[Response: I did explain it, and for the sake of passer-by’s I’ll explain again – but that’s it. The 0.85 W/m2 imbalance is the difference between a perturbed run (i.e. with anthroipogenic forcings) from a balanced control run (without any forcings). There is no uncertainty in that number other than the interannual variations in the radiative balance over individual simulations (and that is the basis of the error estimate). Now you point out that the absolute value of the absorbed solar is off by some value x W/m2. Since the control run is balanced, the other component (outgoing LW) must also be off by the same amount. In the perturbed runs there is a reduction in LW out due principally to the GHGs (roughly 1.6 W/m2 by 2000) which is only partially cancelled by an increase in temperatures (causing increased emission of about 0.8 W/m2). Neither of these two perturbations have anything to do with x – the absolute error. I gave you, as did Isaac Held, exactly analogous examples of why your comparison of absolute error x with the net difference 0.85 is erroneous. Similarly, the ‘efficacy’ of solar forcing has nothing to do with the albedo errors – the efficacy is defined with respect to the forcing at the tropopause (which has already factored in the albedo issue). Instead it is a function of the latitude and height distribution of solar forcing compared to CO2. Regardless, 0.92 efficacy makes no practical difference to our attribution of changes to solar forcing because long term solar is not known to better than 10%. There is much to criticise about climate models – I do it myself all the time, but you need to understand what is being done. Instead of just reading Roesch’s interesting paper, I suggest you read the modeling papers you purport to be criticsing. Then come back. – gavin]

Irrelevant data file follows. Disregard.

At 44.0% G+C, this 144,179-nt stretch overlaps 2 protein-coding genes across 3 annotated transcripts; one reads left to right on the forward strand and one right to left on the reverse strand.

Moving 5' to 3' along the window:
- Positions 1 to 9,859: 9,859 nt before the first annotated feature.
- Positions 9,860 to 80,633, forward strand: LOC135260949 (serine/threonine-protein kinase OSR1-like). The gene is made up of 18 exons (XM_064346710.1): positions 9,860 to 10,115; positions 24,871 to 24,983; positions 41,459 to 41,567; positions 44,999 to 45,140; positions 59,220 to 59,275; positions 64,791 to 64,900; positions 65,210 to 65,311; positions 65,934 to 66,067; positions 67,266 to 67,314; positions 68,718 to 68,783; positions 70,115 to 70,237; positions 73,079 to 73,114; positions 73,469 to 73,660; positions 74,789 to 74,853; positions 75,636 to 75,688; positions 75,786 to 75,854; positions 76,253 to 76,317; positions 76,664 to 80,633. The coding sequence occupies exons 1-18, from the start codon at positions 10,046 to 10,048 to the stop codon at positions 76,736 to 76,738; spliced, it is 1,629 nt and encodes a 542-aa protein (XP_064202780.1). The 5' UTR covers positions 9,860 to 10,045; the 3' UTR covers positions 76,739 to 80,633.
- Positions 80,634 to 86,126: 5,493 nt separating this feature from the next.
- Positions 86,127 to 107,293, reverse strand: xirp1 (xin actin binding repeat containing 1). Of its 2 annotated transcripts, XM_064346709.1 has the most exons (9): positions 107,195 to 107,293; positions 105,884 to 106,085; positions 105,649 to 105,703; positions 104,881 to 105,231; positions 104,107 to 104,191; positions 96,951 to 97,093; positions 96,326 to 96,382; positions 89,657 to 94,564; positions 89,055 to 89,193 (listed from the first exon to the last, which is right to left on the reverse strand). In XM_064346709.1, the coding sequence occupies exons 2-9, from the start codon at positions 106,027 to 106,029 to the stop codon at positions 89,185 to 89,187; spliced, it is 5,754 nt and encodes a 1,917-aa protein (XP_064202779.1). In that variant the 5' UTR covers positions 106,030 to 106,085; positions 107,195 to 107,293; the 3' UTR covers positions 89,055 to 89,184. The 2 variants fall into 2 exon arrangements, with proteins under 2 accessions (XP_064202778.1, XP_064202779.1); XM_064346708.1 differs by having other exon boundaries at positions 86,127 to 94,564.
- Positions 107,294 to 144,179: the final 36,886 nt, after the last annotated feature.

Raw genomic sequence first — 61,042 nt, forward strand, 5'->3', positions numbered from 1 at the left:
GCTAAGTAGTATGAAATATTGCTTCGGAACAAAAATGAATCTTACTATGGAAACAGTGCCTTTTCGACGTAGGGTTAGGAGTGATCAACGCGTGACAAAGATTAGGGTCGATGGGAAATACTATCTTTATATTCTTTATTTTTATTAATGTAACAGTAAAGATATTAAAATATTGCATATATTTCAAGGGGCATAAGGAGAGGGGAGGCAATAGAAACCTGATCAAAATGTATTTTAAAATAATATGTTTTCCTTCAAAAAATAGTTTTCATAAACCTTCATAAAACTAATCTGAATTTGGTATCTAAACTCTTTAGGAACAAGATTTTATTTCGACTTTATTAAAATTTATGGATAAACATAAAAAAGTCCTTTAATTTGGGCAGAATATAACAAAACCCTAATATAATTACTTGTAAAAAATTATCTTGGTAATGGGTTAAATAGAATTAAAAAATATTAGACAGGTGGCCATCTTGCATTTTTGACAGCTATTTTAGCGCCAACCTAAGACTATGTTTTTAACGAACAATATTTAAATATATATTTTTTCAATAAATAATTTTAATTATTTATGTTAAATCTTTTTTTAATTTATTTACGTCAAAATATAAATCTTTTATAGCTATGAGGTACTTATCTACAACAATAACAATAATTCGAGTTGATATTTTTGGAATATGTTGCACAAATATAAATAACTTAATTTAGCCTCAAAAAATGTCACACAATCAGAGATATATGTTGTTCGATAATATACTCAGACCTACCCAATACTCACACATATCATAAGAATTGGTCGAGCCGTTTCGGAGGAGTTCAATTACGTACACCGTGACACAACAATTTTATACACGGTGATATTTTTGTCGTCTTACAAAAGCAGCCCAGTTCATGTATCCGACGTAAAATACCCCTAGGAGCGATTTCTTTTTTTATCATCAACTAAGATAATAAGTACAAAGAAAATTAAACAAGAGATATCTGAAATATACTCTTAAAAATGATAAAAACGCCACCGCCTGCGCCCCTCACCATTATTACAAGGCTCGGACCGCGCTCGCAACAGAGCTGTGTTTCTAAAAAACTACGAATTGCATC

[Response: Martin, a more simple analogy I use for this: I can measure the height of my desk above the floor down to an accuracy of a few millimeters. This difference measurement is not called into question if someone tells me that the absolute height of my floor above sea level is only known with an error of +- 5 meters. -Stefan]
Martin Lewitt says
Re: Gavin’s response to #3.